I agree with you that any honest review of what the secessionists said (especially what they said at the time of the secession debate, rather than when they wrote their memoirs in the 1870s) would very quickly reveal that the perpetuation and expansion of race slavery was absolutely central to the Confederate cause. However, it would be an ignoratio elenchi to follow that evidence with the conclusion that ending or limiting race slavery must have been absolutely essential to the Union cause.

When people claim that the Southern states had the “right” to secede, what they mean is that a minority– adult white male landowners– had the right to decide for everyone else what form of government they would live under, and whether their basic human rights would be recognized.

I’m sure that when many people claim that, that is indeed what they mean, but I don’t think it’s at all fair to impute that meaning to most of the writers at or the Ludwig von Mises Institute.

Whatever faults they may have (and some of them have a lot), most of the people in question are anarchists, who believe that no government whatever, state, federal, or other, has any legitimate right to compel anyone’s allegiance. Their point about the right of secession is that adult white male Southern landowners had a right to determine for themselves (and themselves alone) what form of government, if any, they should live under, a right which any principled and honest believer in the principle of government by consent would have to concede they do have. The obvious and hideous atrocity of southern race slavery hardly justifies military invasion and bayonet-point Unionism; what it justifies is the (Garrisonian) strategy of embracing peaceful disunion, and then supporting southern slaves in their efforts to secede from the from the illegitimate government created by their quasi-secessionist slave-drivers.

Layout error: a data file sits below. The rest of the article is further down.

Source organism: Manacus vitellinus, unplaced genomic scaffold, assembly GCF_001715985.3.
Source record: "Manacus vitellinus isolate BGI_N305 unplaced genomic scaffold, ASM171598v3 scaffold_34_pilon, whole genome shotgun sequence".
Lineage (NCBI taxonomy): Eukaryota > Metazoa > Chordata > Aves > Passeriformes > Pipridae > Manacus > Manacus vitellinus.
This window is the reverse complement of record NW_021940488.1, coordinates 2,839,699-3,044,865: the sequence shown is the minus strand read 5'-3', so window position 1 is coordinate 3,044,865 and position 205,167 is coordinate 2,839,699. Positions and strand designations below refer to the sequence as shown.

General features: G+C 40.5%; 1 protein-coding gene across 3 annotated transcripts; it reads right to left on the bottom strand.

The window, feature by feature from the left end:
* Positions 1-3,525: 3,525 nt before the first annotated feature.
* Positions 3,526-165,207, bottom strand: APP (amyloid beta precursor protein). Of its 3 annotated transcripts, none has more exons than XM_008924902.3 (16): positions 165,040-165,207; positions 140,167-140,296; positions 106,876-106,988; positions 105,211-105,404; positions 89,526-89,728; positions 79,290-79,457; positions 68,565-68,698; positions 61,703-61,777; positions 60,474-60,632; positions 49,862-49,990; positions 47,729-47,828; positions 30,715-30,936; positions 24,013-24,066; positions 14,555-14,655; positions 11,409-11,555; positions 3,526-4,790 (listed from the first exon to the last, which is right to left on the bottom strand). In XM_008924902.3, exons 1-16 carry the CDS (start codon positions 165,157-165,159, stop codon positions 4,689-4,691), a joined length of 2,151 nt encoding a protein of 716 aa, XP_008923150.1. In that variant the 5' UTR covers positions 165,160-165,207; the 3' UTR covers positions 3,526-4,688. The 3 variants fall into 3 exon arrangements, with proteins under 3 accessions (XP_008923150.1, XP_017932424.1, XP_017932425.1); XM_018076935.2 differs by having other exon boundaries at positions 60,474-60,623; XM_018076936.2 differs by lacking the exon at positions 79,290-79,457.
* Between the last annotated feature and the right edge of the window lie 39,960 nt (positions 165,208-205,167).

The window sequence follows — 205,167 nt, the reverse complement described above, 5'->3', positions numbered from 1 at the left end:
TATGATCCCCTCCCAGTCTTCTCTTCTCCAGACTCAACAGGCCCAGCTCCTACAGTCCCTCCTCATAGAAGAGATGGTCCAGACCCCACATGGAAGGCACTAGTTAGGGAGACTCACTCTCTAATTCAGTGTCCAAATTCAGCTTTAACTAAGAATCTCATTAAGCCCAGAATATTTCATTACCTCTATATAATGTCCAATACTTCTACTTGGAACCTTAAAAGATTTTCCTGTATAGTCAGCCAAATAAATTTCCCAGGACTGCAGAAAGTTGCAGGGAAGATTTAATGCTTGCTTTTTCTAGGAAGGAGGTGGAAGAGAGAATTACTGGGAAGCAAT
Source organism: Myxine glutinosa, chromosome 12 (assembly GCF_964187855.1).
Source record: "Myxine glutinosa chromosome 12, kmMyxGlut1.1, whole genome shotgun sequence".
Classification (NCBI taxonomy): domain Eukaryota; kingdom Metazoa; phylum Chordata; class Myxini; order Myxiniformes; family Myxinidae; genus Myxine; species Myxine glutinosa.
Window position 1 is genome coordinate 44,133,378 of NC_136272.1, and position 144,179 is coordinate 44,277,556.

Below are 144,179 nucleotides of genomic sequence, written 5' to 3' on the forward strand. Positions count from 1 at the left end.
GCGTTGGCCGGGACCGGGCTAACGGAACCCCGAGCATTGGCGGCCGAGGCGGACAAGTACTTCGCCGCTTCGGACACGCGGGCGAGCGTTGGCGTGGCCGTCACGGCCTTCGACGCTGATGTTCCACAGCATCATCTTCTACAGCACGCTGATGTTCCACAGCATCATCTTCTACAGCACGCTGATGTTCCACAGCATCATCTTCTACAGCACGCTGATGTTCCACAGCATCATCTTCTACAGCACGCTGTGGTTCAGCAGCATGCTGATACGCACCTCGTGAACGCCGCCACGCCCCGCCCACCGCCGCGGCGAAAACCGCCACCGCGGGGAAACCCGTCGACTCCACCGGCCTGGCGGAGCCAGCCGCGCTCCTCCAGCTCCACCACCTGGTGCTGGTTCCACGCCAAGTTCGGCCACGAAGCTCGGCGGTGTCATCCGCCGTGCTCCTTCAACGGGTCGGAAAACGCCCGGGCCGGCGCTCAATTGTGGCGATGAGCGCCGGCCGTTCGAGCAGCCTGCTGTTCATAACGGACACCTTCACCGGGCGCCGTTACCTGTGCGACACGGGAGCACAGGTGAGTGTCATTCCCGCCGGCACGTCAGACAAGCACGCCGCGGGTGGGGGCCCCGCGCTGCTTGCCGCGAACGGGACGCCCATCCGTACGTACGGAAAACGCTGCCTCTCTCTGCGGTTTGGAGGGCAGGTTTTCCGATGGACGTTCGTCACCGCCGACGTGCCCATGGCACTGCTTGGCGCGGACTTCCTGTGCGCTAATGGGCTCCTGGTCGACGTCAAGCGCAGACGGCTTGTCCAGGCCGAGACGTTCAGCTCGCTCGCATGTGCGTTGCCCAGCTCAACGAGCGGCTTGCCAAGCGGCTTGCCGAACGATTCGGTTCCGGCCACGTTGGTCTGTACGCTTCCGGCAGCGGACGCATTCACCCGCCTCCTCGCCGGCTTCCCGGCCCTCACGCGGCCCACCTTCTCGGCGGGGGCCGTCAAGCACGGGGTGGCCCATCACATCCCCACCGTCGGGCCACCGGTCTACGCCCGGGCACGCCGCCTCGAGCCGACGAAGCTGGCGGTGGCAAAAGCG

If you’re not already familiar with it, I’d like to recommend J.R. Hummel’s excellent book, Emancipating Slaves, Enslaving Free Men, which ably defends the Garrisonian-disunionist position and presents a much more accurate and sophisticated libertarian analysis of the war than the stuff churned out by, for example, Tom DiLorenzo or Tom Woods.


I think the issues at hand are a bit more complex than cultural affinities. When I see Yankees like Tom DiLorenzo running around affecting a fondness for the ol’ Moonlight-and-Magnolias, I just find it ridiculous. But when I see them actively distorting history for polemical purposes, in order to whitewash rabid slave-driving statists like John C. Calhoun, Robert E. Lee, or Jefferson Davis (cf. for example 1, 2, 2, 3, etc., not to mention DiLorenzo’s periodic attempts to portray Lysander Spooner, the author of the Plan for the Abolition of Slavery and a conspirator in an abortive attempt to rescue John Brown from the gallows, as an advocate for “peaceful” gradualist emancipation, I think there is something deeper and nastier at work that needs to be exposed and confronted.

Of course, those people who, in the name of “moderation” or “compromise” or politesse, attempt to water down or dissemble about libertarian principles on hard cases, or who try to marginalize radical libertarians for simply for making uncomfortably libertarian points — a group that intersects with, but certainly does not exhaust and certainly is not limited to — the staff at Cato and Reason deserves nothing but contempt for that kind of hand-wringing opportunism. But I don’t think it’s true that that’s the only reason that the Paulitarians and the VMI/LRC crew draw the kind of flak that they draw from within libertarian circles, or even from the Cato and Reason crowds specifically.